LPTHW - Exercise 18: Names, Variables, Code, Functions

LPTHW - Exercise 18

Yey! Functions!

Turns out we've already been using them in previous exercises with things like close() and open() but here we get to write our own one properly.

What is a function?

A function...

...lets you group a series of statements together to perform a specific task. If different parts of the script repeat the same task, you can reuse the function (rather than repeating the same set of statements).

Basically, it's like a script within a script, it's a reusable and contained bit of code that you can 'call' or 'run' however many times you want and you can pass whatever arguments to it of the type you've set it up to receive.

Why are functions useful?

Aside from allowing you to use code again without repeating yourself, you can also set up functions to execute at specific times, not just when a script loads. So a function could run based on a specific input but not at other times which allows you to store the steps needed to complete a task without having to run them immediately/all the time.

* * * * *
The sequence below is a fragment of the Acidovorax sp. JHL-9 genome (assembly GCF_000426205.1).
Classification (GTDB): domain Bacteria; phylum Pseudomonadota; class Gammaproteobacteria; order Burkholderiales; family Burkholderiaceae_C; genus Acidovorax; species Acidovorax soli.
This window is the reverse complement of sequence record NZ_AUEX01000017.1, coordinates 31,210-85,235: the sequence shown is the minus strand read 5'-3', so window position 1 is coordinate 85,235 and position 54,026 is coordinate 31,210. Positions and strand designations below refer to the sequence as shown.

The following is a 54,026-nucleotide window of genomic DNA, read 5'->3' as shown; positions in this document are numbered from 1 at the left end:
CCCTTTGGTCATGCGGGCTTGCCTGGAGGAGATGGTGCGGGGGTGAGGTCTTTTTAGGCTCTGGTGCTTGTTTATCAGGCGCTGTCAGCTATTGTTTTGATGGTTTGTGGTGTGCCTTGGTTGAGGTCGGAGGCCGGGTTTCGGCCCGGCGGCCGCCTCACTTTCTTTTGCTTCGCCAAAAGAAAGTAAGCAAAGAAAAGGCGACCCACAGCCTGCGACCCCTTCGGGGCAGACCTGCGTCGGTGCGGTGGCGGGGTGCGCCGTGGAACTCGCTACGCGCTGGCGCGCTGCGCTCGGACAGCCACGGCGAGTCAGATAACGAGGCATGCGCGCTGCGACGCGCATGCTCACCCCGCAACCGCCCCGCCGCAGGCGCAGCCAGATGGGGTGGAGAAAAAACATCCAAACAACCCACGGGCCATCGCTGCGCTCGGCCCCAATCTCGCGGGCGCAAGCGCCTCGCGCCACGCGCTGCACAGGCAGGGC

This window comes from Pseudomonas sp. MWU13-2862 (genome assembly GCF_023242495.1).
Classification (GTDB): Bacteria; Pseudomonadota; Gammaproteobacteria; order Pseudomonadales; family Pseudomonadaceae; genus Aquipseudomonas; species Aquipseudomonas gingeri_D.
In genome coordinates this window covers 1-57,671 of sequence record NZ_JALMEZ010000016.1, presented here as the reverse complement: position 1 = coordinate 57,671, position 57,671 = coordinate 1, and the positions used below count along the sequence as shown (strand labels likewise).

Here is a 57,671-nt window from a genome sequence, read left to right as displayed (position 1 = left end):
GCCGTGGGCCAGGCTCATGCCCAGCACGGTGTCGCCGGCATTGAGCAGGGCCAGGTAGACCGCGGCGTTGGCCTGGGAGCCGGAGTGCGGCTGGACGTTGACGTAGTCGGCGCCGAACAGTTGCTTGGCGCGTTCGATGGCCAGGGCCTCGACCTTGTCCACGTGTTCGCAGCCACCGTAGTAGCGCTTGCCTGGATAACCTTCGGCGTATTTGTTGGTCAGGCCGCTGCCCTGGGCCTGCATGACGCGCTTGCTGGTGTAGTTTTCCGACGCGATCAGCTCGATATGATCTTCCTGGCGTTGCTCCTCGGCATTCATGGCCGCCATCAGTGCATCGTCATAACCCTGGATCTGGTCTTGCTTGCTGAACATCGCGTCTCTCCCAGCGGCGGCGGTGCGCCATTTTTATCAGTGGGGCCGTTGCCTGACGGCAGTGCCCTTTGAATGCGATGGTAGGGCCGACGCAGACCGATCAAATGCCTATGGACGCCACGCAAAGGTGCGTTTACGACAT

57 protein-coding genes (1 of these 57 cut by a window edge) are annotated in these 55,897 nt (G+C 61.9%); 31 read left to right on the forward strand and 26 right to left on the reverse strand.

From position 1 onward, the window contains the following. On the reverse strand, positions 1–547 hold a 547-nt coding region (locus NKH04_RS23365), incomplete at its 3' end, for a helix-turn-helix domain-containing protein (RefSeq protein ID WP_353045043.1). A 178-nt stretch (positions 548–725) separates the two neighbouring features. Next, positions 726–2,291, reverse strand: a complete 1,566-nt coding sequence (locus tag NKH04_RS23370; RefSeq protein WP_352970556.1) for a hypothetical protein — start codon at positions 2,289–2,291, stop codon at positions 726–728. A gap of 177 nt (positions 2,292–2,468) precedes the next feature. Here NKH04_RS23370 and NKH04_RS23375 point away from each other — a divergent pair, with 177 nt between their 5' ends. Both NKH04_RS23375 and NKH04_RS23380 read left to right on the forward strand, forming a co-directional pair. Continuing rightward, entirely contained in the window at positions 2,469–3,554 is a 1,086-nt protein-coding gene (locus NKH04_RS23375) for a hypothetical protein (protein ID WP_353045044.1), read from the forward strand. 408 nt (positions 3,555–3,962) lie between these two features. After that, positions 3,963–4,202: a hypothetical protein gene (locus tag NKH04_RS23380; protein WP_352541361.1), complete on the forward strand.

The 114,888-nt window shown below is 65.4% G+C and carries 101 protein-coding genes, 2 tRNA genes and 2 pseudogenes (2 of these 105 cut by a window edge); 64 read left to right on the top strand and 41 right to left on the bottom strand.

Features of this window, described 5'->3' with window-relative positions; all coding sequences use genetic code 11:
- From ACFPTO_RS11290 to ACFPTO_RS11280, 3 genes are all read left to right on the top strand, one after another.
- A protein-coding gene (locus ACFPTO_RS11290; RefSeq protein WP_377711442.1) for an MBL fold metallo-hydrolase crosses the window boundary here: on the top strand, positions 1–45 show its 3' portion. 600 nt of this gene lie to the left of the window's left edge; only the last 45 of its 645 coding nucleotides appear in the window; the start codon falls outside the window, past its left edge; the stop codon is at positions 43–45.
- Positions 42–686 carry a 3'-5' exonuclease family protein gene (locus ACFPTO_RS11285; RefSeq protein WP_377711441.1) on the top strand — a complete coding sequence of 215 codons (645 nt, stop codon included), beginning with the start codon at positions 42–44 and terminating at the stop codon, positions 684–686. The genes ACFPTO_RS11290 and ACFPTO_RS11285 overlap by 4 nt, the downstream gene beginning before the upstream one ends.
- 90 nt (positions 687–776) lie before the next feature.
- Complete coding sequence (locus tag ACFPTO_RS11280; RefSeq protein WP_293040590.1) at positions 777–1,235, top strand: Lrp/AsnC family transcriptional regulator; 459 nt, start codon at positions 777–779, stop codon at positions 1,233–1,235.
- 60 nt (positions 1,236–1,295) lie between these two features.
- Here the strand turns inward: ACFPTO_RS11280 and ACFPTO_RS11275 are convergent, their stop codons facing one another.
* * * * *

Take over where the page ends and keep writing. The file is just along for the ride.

Anyway, to the script!

Alright then, here's the script...

# This one is like your scripts with argv
def print_two(*args):
    arg1, arg2 = args
    print(f"arg1: {arg1}, arg2: {arg2}")

# OK, that *args is actually pretty pointless, we can just do this
def print_two_again(arg1, arg2):
        print(f"arg1: {arg1}, arg2: {arg2}")

# This just takes one argument
def print_one(arg1):
    print(f"arg1: {arg1}")

# This takes no arguments
def print_none():
    print("I got nothin'.")


I think a litte note on the *args parameter in the print_two function definition is in order.

Firstly *args isn't really the thing that's important, it's simply the asterisk bit. You could use *var instead if you wanted, but it's convention to use *args.

Secondly, *args (or the asterisc at least) allows you to pass a variable number of arguments to a function. You might not know how many arguments you need to pass to a function, so this tool allows you to simply accepts whatever number or argumetns is given.

Thirdly, *args is for non-keyworded variable length arguments. If you want to use key-worded variable length of arguments, use **kwargs (again, just convention in the naming, this time the important bit is the double asterisk).

Read more about these things here:


Learn Python The Hard Way - Study Drills

The study drills here are to create an index card reminding you of how to correctly set up the function. I don't particularly like keeping physical bits of paper around as to be lost so instead I've screen-shotted the checklist and copied it below...

Learn Python The Hard Way exercise 18 study drills - function checklist

Source files

As ever, source files on GitHub.

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